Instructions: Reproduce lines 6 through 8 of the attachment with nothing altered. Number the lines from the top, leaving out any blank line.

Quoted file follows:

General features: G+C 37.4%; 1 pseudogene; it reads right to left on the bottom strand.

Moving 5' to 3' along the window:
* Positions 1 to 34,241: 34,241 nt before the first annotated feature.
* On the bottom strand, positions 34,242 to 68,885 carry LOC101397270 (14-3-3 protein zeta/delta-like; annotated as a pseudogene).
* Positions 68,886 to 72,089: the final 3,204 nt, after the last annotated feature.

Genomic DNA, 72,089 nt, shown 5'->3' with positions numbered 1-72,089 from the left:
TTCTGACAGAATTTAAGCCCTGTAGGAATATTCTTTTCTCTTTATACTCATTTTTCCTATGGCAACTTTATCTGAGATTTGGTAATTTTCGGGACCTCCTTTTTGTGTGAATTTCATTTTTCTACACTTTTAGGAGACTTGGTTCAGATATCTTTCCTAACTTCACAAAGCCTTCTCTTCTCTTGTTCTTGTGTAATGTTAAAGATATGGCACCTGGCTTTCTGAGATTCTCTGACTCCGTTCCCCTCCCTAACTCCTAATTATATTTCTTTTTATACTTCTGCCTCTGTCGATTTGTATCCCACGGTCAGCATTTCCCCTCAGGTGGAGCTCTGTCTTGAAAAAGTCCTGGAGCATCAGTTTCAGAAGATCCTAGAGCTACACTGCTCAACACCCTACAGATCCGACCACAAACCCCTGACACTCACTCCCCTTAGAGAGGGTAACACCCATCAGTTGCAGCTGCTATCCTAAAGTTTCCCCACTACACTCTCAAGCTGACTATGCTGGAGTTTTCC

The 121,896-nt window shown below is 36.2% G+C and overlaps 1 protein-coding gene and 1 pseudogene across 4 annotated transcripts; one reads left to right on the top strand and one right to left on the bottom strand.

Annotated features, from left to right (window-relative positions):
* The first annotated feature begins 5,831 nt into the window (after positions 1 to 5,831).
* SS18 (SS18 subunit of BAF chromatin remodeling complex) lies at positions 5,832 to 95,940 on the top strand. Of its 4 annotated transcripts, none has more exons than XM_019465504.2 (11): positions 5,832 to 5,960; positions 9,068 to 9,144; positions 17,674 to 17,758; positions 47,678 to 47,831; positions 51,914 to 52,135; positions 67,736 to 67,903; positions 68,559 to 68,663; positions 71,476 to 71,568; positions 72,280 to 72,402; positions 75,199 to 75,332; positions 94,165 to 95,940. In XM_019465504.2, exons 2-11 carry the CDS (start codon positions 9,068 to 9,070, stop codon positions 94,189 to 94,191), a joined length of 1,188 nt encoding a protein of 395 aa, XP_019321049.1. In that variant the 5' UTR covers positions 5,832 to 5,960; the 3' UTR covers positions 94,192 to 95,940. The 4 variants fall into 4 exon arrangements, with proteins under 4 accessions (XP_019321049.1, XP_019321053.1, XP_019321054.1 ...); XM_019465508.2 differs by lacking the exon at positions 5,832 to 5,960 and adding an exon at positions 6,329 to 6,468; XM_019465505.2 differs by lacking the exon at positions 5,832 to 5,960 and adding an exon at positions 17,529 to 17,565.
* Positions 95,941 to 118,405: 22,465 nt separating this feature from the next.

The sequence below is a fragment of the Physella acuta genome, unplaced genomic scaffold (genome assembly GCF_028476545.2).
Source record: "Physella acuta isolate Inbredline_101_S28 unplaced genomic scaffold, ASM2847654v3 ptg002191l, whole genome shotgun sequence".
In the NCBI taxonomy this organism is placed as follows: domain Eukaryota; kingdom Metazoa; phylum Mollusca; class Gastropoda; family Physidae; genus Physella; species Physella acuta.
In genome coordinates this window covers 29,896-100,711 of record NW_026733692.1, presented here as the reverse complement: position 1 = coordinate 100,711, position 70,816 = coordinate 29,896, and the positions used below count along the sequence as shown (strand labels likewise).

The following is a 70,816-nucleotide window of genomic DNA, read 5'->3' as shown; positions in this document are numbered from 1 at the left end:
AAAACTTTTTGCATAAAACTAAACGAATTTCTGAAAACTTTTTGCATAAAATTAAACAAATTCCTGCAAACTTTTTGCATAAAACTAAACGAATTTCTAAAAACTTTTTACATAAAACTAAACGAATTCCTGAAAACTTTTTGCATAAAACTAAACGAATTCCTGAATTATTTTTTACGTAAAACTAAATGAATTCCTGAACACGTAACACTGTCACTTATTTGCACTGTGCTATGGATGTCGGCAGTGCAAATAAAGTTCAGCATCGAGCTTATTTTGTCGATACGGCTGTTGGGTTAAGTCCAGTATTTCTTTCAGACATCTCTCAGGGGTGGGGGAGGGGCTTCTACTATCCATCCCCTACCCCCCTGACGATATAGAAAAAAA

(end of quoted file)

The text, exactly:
Genomic DNA, 72,089 nt, shown 5'->3' with positions numbered 1-72,089 from the left:
TTCTGACAGAATTTAAGCCCTGTAGGAATATTCTTTTCTCTTTATACTCATTTTTCCTATGGCAACTTTATCTGAGATTTGGTAATTTTCGGGACCTCCTTTTTGTGTGAATTTCATTTTTCTACACTTTTAGGAGACTTGGTTCAGATATCTTTCCTAACTTCACAAAGCCTTCTCTTCTCTTGTTCTTGTGTAATGTTAAAGATATGGCACCTGGCTTTCTGAGATTCTCTGACTCCGTTCCCCTCCCTAACTCCTAATTATATTTCTTTTTATACTTCTGCCTCTGTCGATTTGTATCCCACGGTCAGCATTTCCCCTCAGGTGGAGCTCTGTCTTGAAAAAGTCCTGGAGCATCAGTTTCAGAAGATCCTAGAGCTACACTGCTCAACACCCTACAGATCCGACCACAAACCCCTGACACTCACTCCCCTTAGAGAGGGTAACACCCATCAGTTGCAGCTGCTATCCTAAAGTTTCCCCACTACACTCTCAAGCTGACTATGCTGGAGTTTTCC

The 121,896-nt window shown below is 36.2% G+C and overlaps 1 protein-coding gene and 1 pseudogene across 4 annotated transcripts; one reads left to right on the top strand and one right to left on the bottom strand.